Is saving the American lives by pulling out worth the thousands (if not millions) of Iraqis that may be killed in the void?
How do you propose that we fix things?
Celeste Zappala: I think that having an honest policy would move us a long way, How can we trust those who stretched the truth, refused to listen to correct infomration, trashed their critics - why are they still making decisions? There are many iraqs who have asked us to leave, many people on the ground think that our presence is inflamatory, and I think it is true we are making enemies faster thanwe can kill them, harsh as that may sound we should remember that iraq is a 6000 year old civilizaiton, with educated people who have a right to their own resources, and yes we have serious responsiblity to that country, but why are we bui.lding permanent bases? why did we want on denationalize the oil production?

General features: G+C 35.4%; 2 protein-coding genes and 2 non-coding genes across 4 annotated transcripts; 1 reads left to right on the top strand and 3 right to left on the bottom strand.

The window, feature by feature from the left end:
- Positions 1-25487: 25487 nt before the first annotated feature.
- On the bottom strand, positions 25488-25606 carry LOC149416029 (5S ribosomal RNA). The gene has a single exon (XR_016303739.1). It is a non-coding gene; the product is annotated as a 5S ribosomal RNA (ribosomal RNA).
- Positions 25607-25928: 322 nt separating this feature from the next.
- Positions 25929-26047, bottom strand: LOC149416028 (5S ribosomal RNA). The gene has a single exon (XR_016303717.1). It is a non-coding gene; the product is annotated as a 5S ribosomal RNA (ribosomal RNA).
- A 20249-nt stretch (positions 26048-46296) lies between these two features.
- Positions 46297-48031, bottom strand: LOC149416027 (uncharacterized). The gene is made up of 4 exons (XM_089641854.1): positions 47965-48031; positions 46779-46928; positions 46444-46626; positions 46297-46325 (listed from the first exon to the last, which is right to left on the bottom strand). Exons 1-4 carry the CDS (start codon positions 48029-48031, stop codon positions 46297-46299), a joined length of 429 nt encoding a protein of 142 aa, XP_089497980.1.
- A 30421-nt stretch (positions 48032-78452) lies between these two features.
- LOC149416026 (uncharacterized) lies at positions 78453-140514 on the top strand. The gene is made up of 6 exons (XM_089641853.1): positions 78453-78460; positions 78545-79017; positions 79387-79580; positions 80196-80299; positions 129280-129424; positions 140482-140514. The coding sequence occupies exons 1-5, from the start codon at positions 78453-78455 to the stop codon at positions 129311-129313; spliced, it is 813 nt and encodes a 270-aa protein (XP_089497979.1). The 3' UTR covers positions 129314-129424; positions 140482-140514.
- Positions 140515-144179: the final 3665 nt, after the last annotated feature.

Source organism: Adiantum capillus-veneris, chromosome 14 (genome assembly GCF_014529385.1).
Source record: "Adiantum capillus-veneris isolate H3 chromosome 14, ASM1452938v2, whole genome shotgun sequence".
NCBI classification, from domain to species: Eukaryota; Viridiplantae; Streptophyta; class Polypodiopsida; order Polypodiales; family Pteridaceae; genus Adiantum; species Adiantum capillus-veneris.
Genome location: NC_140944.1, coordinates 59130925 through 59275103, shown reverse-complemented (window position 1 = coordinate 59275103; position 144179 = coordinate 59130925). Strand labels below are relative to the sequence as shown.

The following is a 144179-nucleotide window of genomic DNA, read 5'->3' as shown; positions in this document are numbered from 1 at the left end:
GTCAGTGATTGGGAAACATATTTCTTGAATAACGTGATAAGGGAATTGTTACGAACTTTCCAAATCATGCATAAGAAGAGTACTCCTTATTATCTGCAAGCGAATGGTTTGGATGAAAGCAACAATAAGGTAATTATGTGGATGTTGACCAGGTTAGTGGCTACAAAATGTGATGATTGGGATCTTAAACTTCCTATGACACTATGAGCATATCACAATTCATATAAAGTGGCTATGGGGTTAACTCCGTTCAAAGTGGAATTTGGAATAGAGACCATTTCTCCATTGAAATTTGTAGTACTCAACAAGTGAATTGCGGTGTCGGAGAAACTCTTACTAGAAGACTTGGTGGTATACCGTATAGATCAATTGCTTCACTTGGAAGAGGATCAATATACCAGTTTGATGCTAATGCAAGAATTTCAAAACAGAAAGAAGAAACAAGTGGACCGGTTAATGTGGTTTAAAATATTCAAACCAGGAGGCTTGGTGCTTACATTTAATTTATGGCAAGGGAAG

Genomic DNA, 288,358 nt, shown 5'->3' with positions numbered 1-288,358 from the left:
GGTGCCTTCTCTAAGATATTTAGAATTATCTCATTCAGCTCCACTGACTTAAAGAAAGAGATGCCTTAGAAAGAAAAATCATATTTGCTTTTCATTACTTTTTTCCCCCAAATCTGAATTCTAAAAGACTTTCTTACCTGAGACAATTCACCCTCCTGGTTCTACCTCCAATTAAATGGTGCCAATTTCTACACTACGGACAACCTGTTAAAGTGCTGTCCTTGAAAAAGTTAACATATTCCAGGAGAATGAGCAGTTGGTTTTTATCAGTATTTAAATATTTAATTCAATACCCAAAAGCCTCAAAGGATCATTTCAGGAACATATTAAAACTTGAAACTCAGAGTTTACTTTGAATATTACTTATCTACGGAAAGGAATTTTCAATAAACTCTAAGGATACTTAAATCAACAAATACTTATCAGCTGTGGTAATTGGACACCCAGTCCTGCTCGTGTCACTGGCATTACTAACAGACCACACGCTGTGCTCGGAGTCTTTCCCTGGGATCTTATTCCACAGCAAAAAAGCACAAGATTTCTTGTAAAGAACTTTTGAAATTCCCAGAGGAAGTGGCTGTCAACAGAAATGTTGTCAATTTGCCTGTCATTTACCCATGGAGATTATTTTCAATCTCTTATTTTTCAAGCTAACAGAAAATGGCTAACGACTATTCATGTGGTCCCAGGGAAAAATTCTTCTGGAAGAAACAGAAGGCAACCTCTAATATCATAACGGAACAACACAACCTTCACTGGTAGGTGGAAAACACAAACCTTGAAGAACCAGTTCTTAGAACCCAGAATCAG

Is it time to listen to others who have ideas about exit strategy? Shouldn't we insist that Congress talk about an exit strategy and be leaders? Why should we continue a disaterous war to prevent "further disaster", we all as a nation have to have this conversation, its OUR war.
Woodstock Ga.: No questions. I was in the Gulf Of Tonkin thirty years ago. I found the reasoning for that war to be as big a lie as this one. I am glad to see a peace movment start. I support it and you fully.
Celeste Zappala: Thank you, there are many vets for peace in the movement who remember the same lessons you learned.Thanks you for your service
Portland, Ore.: Mrs. Zappala,
Please accept my deepest condolences on the loss of your son.
My question has to do with media coverage of the antiwar movement. In view of the media's less-than-thorough vetting of the WMD claims advanced to justify the war, and their practice of embedding their reporters with military units, do you think the media is still capable of covering the antiwar movement fairly? How are you adjusting to being in the public eye?